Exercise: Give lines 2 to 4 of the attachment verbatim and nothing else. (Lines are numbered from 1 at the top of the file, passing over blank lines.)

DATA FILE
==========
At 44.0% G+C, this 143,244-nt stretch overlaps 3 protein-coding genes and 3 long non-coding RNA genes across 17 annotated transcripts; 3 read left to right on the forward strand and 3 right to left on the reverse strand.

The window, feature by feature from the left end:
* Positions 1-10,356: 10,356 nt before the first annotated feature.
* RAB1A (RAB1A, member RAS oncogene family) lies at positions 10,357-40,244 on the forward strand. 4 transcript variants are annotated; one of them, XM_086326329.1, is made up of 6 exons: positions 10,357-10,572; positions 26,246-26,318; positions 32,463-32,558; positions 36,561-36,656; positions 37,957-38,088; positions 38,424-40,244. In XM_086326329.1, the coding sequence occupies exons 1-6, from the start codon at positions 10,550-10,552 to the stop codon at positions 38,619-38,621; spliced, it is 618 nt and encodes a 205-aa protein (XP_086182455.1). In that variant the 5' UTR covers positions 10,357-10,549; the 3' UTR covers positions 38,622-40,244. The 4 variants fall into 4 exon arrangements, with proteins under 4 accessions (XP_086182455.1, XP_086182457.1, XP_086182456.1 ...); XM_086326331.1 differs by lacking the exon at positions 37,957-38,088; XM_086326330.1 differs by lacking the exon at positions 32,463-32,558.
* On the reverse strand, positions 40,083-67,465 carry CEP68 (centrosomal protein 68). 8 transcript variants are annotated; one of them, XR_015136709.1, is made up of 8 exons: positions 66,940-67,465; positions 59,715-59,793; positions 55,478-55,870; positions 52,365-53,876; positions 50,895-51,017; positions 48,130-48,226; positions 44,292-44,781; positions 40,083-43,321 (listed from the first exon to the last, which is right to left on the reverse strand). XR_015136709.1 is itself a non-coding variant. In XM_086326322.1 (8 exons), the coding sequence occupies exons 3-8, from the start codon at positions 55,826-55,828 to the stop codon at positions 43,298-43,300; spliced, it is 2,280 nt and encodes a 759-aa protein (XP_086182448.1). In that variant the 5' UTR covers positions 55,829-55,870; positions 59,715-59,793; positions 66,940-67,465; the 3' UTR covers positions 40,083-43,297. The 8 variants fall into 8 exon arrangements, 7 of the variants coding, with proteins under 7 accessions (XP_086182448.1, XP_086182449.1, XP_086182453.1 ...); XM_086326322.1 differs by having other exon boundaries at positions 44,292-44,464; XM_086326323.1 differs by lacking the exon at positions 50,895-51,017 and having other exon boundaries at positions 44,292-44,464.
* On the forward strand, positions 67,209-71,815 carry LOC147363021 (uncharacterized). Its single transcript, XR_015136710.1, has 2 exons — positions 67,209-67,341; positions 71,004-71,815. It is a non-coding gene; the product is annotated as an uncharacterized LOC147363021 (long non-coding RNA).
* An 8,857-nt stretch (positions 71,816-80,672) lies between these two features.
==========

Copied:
The window, feature by feature from the left end:
* Positions 1-10,356: 10,356 nt before the first annotated feature.
* RAB1A (RAB1A, member RAS oncogene family) lies at positions 10,357-40,244 on the forward strand. 4 transcript variants are annotated; one of them, XM_086326329.1, is made up of 6 exons: positions 10,357-10,572; positions 26,246-26,318; positions 32,463-32,558; positions 36,561-36,656; positions 37,957-38,088; positions 38,424-40,244. In XM_086326329.1, the coding sequence occupies exons 1-6, from the start codon at positions 10,550-10,552 to the stop codon at positions 38,619-38,621; spliced, it is 618 nt and encodes a 205-aa protein (XP_086182455.1). In that variant the 5' UTR covers positions 10,357-10,549; the 3' UTR covers positions 38,622-40,244. The 4 variants fall into 4 exon arrangements, with proteins under 4 accessions (XP_086182455.1, XP_086182457.1, XP_086182456.1 ...); XM_086326331.1 differs by lacking the exon at positions 37,957-38,088; XM_086326330.1 differs by lacking the exon at positions 32,463-32,558.